The Real Cost of Commuting by CarIn a recent interview with NPR, National Geographic Fellow and author Dan Buettner put a dollar sign to the amount long commutes affect our happiness.
“When you look at Americans' day-to-day activity ... the top two things we hate the most on a day-to-day basis is, No. 1: housework and No. 2: the daily commute in our cars. In fact, if you can cut an hourlong commute each way out of your life, it's the equivalent of making up an extra $40,000 a year if you're at the $50- to $60,000 level. Huge.”Yep, according to Buettner, ditching an hour long car commute could make you just as happy as getting an extra 40k per year.
Time and Money Wasted CommutingWhat is so terrible about car commuting that avoiding it is worth a 75% pay increase? First of all, car commuting itself is expensive. AAA estimates that the average cost of driving one mile in the US is around 59¢ per mile. Let’s say you have a 15-mile drive to work each day. Driving to and from work adds up to $17.70 each day, $354 per month, and around $4,248 per year. That’s a huge amount of money to be spending on a commute, and it doesn’t even include parking and other incidental car costs. What’s more, long car commutes eat into your time incredibly fast. That 15-mile commute, for example, probably takes 35 minutes in rush hour traffic. 70 minutes a day adds up to almost 5 hours and 50 minutes a week. You’re already wasting half a work day sitting in traffic! Over the course of a year, that means you’re spending 36 full work days sitting in your car. You’ve spent more time in traffic than you spend at the office in a month. Think of all you could do with a month of extra time!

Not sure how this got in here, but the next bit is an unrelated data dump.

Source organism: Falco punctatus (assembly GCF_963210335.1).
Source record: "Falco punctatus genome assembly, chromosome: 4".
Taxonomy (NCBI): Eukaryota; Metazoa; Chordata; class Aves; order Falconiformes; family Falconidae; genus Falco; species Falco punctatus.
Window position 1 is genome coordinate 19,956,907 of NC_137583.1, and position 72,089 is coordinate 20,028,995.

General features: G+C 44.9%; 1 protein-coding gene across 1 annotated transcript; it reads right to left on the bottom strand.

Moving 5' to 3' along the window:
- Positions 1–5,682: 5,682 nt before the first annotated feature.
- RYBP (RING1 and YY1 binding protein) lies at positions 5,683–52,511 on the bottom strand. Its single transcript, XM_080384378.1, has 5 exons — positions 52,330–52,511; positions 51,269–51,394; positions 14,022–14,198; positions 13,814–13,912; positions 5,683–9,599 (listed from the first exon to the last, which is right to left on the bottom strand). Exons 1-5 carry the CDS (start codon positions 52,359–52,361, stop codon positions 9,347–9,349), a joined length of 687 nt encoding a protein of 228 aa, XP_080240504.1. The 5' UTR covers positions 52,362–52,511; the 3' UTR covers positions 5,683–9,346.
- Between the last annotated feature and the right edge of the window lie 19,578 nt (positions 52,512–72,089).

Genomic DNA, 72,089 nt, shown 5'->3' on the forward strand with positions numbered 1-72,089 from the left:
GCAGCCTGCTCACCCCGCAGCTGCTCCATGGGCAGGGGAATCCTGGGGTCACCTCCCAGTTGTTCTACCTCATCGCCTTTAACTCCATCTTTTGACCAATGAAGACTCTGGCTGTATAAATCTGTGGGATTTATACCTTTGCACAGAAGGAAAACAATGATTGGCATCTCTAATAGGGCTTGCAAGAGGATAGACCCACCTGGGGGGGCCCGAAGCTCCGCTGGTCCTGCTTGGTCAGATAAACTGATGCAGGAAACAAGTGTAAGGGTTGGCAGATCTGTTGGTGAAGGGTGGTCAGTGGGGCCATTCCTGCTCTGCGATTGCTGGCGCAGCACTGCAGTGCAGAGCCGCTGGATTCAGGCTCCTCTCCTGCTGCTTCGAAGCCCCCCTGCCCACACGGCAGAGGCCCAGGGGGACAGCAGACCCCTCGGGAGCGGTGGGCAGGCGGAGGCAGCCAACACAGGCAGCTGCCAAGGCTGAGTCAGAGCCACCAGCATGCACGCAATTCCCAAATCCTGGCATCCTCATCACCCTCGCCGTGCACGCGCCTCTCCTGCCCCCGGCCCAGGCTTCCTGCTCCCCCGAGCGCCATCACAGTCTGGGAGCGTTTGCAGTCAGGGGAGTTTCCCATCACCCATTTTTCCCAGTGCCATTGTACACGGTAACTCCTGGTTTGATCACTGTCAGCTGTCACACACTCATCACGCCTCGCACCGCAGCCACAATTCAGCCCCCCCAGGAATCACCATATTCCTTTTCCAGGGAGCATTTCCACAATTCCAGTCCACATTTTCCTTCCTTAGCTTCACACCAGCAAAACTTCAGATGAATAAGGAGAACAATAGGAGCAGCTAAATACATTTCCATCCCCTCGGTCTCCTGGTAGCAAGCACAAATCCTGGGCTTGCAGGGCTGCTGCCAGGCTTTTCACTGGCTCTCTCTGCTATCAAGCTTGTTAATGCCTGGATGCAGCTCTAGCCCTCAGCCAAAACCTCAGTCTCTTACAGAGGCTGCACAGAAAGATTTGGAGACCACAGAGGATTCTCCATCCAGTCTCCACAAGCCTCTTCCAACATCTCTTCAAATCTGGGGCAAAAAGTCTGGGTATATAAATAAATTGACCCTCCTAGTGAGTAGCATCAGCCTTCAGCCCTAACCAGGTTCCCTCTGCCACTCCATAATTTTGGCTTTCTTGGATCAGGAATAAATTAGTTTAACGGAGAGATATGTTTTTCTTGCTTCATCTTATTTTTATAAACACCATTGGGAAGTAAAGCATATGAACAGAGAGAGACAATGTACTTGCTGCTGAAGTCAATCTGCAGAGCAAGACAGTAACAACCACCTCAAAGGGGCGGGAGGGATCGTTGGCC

Driving Health: the PrognosisIt’s not just wasting time and money that contributes to commute unhappiness. Studies show that driving a car for long periods of time can also be seriously detrimental to physical and mental health. A 2010 Gallup poll associates long commutes with everything from increased back and neck pain to higher blood pressure to increased negative emotions. Workers with long commutes are more likely to be obese and stressed. They’re also more likely to exercise less, to spend less time preparing healthy food, and to sleep poorly. This is more than just the result of reduced free time. Long work days alone aren’t correlated with the same health and stress problems; it’s the daily slog in a car that seems to sap our ability to lead healthy, happy lives. According to Joseph Stromberg, a writer for Vox.com,
“A recent British study...found that commuters who take any form of transportation besides driving solo had 1 to 2 percent less body fat, on average — and a lower chance of being obese — even when (non-commuting) exercise, age, and other health factors were taken into account.”Stromberg also found a Canadian study that indicated commuters who travel outdoors or via public transportation are overall more satisfied with their commutes.
A Solution for Better CommutingIf sitting in the car is making us unhealthy and unhappy, how do we fix the problem? There are a few solutions. The first is, simply, to move closer to work. That’s a nice idea, but an impossible reality for many of us. If you’re not able to relocate, though, you can still reduce the toll your commute takes.
Get Out of Your Car!If you have the ability to travel by public transit, do! Even if it adds a few minutes to your commute, hopping on a train or bus keeps your mind and body active and your spirits up. If you don’t live next to a transportation hub, URB-E is here to help! We designed the URB-E to solve the first mile/last mile problem of commuting. It’s lightweight and compact enough to take on trains and buses, and it travels fast enough to get you to and from transportation hubs without wasting time. Plus, URB-E is downright fun to ride! Improving your commuting health can be as simple as finding a way to enjoy your commute. Take it from Norbert, an URB-E rider in Southern California,
“Finding fun new routes keeps me in touch with my neighborhood and surroundings, in complete contrast to the boring, half asleep drive to work that used to be my commute. Taking the road rage element out of the equation is an added bonus.”